Labor is defined as the onset of regular contractions and cervical change. It is traditionally divided into three stages. The first stage encompasses the onset of labor to the complete dilatation of the cervix, and is subdivided into latent and active phases. The active phase begins when the rate of cervical dilatation accelerates, which occurs at 4 cm on average. The second stage consists of the time from complete dilatation of the cervix to delivery of the infant. The third stage is complete at the delivery of the placenta. The original labor curves were plotted by Friedman in the 1950s and are the traditional basis for defining prolonged labor patterns.18 Subsequent studies included more patients receiving epidural analgesia and demonstrated a slower average progression of labor than seen in the Friedman curve.19–21 This suggests that more time should be allowed than previously recommended before intervening to hasten labor. Table 2 lists the range of average lengths and upper limits of normal for each stage of labor.18–21
FIRST STAGE OF LABOR
Patients in labor are usually admitted to the hospital during the first stage of labor. It is important to differentiate between the active and latent phases because women admitted in latent labor tend to spend more time in the labor ward and have more interventions than those whose admission is delayed until the active phase.22 When a patient is admitted during the latent phase, physicians should set reasonable expectations for labor progress to avoid unnecessary interventions and anxiety. In GBS-negative women who are at term, admission to the labor ward should be delayed until the active phase of labor begins.22
The most common intervention in the first stage of labor is pain control. There are numerous nonpharmacologic methods available to ease the discomfort of labor and improve the experience, including positioning, ambulation, massage, aromatherapy, and acupressure. However, there are limited published data available on these methods. One Cochrane review showed that acupuncture and hypnosis may be beneficial for pain control.23 Another Cochrane review found that women should have continuous support throughout labor and delivery to decrease the need for epidural analgesia and operative delivery and to improve the childbirth experience.24
Pharmacologic pain control is often used during labor; the most common interventions are intravenous narcotics and epidural analgesia. Epidurals have been shown to effectively decrease pain during labor, but may lead to an increase in instrumental vaginal delivery.25 Instruments may be employed more often because epidural analgesia lengthens the second stage of labor, prompting intervention for a perceived dystocia.25 Discontinuing epidurals late in labor decreases pain control and does not decrease the need for instrumental delivery.26 Patients who choose epidurals do not increase their risk of having a cesarean delivery.25 Physicians should expect patients who receive an epidural to have adequate pain control and to progress less rapidly than predicted by the Friedman curve. Understanding this delay can prevent unnecessary interventions.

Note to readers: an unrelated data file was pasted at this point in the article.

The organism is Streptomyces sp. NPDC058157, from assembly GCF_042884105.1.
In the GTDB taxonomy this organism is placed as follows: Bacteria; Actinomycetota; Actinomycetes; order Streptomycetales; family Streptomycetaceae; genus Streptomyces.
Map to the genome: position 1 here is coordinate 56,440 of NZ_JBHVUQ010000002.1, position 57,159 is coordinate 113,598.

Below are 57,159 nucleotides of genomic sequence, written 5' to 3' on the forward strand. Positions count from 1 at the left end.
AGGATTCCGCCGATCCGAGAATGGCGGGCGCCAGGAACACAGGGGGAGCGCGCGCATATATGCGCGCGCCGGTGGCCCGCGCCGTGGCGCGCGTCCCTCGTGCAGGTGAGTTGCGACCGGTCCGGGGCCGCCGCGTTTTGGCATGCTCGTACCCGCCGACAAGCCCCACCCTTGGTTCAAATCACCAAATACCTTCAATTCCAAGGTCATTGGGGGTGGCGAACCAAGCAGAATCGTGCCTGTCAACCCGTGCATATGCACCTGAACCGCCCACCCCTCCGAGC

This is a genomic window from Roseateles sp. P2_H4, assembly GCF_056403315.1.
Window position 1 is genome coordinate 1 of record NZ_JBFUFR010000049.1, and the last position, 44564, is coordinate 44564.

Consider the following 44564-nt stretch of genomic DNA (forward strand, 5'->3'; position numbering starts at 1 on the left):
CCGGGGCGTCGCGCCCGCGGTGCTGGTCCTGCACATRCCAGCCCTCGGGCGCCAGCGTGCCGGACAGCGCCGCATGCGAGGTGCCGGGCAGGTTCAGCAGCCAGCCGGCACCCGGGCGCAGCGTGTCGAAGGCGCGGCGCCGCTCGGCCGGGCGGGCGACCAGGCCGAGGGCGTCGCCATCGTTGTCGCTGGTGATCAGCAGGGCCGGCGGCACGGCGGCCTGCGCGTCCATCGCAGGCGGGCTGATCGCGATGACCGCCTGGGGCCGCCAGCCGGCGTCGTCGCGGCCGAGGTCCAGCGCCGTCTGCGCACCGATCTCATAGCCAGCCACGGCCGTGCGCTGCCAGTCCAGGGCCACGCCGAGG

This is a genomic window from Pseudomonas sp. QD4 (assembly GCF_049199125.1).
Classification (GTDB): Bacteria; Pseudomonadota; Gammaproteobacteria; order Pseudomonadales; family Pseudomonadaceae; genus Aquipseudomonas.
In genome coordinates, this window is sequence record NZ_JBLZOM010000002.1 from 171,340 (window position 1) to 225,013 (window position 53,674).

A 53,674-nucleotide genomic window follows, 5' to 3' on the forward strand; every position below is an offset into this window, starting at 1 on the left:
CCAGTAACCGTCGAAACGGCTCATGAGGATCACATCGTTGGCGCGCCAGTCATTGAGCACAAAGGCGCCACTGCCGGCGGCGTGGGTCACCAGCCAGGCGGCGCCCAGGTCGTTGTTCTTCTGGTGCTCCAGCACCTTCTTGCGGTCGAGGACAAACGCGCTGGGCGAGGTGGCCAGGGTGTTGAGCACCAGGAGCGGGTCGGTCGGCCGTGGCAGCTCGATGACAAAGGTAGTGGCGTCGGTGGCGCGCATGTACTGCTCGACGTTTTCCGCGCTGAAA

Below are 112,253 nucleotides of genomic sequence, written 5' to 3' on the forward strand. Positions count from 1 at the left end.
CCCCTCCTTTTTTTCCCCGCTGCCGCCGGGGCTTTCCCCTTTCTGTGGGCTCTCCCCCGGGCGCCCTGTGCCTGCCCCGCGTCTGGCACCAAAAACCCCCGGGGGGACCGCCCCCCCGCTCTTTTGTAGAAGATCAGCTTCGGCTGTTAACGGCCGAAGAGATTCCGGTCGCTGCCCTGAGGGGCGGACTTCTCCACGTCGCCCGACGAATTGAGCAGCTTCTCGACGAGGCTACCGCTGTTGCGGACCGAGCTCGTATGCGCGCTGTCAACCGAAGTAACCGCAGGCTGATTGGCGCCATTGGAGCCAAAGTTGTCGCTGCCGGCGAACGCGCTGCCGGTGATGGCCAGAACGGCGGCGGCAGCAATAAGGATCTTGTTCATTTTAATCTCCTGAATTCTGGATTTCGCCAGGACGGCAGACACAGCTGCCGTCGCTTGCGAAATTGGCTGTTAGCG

Fetal heart rate monitoring during labor has become common in the United States; it was used in 85 percent of deliveries in 2002.27 Monitoring is used to determine the well-being of the fetus. The high false-positive rate of fetal heart rate monitoring is well recognized, and its continuous use increases cesarean and operative vaginal deliveries without decreasing overall perinatal mortality or the incidence of cerebral palsy.27 The addition of fetal pulse oximetry does not decrease the need for cesarean delivery, and there is no evidence to support its use at this time.28,29 Fetal electrocardiogram (ECG) monitoring is a newer technology that has shown potential because it reduces acidosis and the need for operative vaginal delivery when used as an adjunct to continuous fetal heart rate monitoring. Fetal ECG monitoring requires internal electrodes and ruptured membranes to record waveforms.30 Further study needs to be done before the use of fetal ECG can be recommended.
SECOND STAGE OF LABOR
During the second stage of labor, the fetus descends through the maternal pelvis and is ultimately expelled. Tremendous stress is placed on the passageway, often resulting in trauma to the genitourinary tract, most commonly the perineum. Spontaneous tears that require suturing occur in approximately one third of women in the United States, and anal sphincter tears occur in less than 1 percent.31
Reduction in perineal trauma is desirable because affected women have an increased risk of long-term perineal pain, long-term dyspareunia, urinary problems, and fecal incontinence.31 Antenatal perineal massage can reduce the need for laceration repair or episiotomy, and can reduce prolonged pain in women without prior vaginal delivery.32 Although these benefits were modest, the technique has no known deleterious effects and may be beneficial in some primigravidas.
Maternal pushing methods can impact second-stage outcomes. Coached pushing with sustained breath holding (closed glottis pushing) results in a slightly shorter second stage (by 13 minutes) compared with spontaneous exhalatory pushing (open glottis pushing).33 Delayed pushing (i.e., waiting until the maternal urge to push is strong instead of encouraging pushing immediately at complete cervical dilatation) prolongs the second stage of labor, but shortens the duration of pushing34 and results in an increased number of spontaneous deliveries.35 Varying techniques of pushing have not been shown to impact perinatal mortality or perineal trauma.33,35